Audi exec charged with fraud over polluting diesels
A former Audi executive has been charged in federal court with conspiracy to defraud the United States and wire fraud for his role in parent company Volkswagen AG's efforts to rig hundreds of thousands of diesel vehicles to cheat U.S. emission standards.
The U.S. District Court in Detroit said Thursday that Zaccheo Giovanni Pamio, who is Audi’s former department manager of thermodynamics and exhaust gas aftertreatment in Germany, is being charged with those offenses, and with making false statements about U.S. Clean Air Act.
According to the complaint, Pamio led a team of engineers responsible for designing emissions control systems to meet emissions standards, including for nitrogen oxides.
The complaint said that after Pamio and others realized that it was impossible to calibrate a diesel engine that would meet nitrogen emissions standards, he directed Audi employees to design software functions to cheat the U.S. emissions tests.
Attorneys for the U.S. accused Pamio of “knowingly participating in a conspiracy,” which lasted from about 2006 to at least November 2015. Pamio, 60, is a citizen of Italy.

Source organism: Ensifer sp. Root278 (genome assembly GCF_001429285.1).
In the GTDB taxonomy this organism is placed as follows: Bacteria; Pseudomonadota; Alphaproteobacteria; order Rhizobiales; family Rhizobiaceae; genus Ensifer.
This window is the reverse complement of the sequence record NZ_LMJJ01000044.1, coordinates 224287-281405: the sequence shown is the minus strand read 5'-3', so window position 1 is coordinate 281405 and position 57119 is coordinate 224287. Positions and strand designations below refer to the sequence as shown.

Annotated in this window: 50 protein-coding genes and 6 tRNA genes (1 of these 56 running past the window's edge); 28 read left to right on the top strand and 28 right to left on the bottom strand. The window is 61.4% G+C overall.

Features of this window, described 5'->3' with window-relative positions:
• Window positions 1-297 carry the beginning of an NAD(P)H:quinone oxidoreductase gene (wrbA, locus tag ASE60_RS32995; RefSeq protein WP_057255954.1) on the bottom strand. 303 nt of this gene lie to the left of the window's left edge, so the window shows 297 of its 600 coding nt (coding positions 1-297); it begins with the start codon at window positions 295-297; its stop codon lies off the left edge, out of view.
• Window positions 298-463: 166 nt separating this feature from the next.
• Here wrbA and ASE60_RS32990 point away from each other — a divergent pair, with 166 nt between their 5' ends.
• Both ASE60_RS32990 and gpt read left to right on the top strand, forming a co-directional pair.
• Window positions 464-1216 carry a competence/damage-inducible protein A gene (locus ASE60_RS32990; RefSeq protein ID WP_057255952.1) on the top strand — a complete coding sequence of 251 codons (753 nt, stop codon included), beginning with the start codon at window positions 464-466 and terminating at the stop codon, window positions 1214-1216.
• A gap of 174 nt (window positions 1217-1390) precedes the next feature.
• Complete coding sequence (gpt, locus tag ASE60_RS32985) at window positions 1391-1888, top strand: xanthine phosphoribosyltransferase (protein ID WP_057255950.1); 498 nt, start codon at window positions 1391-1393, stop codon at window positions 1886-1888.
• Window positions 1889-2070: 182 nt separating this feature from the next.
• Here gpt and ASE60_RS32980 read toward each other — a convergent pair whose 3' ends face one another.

“Volkswagen continues to cooperate with investigations by the U.S. Department of Justice into the conduct of individuals,” Audi said in a statement Thursday. “It would not be appropriate to comment on any ongoing investigations or to discuss personnel matters.”
Audi’s parent company, Volkswagen, has been under fire from U.S. regulators since the company admitted to programming its diesel cars to trick emissions testers into believing the engines released far less pollution into the air than they actually do, in violation of the federal Clean Air Act. Regulators have said that in normal driving they emitted up to 40 times more smog-causing nitrogen oxide than the legal limit.
In addition to the charges facing Pamio, the U.S. government has indicted six present and former Volkswagen executives and charged the company with three criminal felony counts for what regulators called a 10-year conspiracy to rig hundreds of thousands of diesel cars to cheat U.S. emission standards. The polluting diesels were sold under Volkswagen’s main brand as well as the Audi and Porsche brands.
Volkswagen is being forced to pay $2.8 billion in criminal fines and $1.5 billion in civil penalties related to the fraud. In addition to the fines, the beleaguered German automaker has agreed to pay $14.7 billion to fix or buy back about 475,000 rigged 2-liter diesel vehicles on top of the $1.2 billion 3-liter deal that is likely to be approved by Breyer.
The emission-cheating scheme has cost Volkswagen more than $20 billion in fines and settlements, in addition to goodwill among some U.S. drivers.